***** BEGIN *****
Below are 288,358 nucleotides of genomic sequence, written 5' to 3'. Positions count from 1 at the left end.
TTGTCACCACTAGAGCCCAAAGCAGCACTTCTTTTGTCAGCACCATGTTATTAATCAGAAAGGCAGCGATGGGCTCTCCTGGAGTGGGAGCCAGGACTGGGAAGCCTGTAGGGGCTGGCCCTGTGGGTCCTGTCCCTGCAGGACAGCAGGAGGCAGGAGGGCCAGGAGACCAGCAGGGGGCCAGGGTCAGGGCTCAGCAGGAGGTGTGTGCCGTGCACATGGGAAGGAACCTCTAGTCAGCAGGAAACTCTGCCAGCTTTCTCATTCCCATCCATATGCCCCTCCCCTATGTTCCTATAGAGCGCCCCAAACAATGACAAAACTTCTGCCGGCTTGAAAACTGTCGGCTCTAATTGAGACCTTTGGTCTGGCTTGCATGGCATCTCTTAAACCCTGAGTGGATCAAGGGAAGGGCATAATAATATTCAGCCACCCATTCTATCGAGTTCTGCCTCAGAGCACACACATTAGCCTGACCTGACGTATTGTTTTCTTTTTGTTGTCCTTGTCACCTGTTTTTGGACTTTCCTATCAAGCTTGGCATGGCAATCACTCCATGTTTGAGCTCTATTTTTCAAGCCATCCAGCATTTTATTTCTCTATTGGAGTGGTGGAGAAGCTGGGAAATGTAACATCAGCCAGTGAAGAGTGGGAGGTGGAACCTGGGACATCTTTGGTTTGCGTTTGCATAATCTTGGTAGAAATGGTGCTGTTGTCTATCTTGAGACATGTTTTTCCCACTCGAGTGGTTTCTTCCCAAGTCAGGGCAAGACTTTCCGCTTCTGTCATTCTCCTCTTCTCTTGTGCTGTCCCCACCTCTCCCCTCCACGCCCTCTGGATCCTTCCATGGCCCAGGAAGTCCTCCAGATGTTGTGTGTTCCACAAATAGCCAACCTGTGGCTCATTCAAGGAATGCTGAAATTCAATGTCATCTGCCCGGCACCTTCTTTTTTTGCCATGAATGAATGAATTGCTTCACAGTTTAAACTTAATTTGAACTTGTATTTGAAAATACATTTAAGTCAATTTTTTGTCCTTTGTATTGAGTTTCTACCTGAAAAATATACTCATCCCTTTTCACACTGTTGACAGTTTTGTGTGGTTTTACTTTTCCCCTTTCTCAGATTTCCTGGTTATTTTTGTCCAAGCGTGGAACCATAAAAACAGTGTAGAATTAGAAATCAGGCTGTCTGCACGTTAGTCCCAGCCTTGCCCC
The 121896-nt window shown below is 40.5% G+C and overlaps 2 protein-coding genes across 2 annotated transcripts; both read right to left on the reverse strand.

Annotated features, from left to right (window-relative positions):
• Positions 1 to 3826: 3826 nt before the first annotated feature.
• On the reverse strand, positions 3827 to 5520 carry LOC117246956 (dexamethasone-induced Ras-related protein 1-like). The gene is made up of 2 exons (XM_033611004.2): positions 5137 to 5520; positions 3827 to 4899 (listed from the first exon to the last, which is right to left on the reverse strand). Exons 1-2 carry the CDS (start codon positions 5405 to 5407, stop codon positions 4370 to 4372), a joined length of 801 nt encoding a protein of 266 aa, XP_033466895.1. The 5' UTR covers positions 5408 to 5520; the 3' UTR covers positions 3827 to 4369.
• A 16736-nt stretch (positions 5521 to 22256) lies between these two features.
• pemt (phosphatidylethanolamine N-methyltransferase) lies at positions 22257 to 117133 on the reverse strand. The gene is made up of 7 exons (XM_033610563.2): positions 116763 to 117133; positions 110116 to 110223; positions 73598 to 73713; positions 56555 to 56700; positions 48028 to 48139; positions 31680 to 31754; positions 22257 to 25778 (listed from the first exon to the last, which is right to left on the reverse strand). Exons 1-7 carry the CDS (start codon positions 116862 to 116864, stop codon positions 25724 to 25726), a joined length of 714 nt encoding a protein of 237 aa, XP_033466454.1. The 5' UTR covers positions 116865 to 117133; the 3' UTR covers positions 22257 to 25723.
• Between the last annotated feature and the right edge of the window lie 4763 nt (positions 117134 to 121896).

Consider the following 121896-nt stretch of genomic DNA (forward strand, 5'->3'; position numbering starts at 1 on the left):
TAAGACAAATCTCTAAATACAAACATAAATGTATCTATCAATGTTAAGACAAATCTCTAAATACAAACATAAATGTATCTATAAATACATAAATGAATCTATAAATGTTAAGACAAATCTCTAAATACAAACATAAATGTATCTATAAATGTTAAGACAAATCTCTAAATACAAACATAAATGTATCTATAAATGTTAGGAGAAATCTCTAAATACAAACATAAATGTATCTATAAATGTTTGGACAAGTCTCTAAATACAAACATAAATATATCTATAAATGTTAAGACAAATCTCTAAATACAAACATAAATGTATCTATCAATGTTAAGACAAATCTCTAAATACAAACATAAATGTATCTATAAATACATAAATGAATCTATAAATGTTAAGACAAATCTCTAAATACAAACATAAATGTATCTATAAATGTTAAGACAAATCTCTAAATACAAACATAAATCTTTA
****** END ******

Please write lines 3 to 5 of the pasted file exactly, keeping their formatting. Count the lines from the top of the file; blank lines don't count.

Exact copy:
The 121896-nt window shown below is 40.5% G+C and overlaps 2 protein-coding genes across 2 annotated transcripts; both read right to left on the reverse strand.

Annotated features, from left to right (window-relative positions):
• Positions 1 to 3826: 3826 nt before the first annotated feature.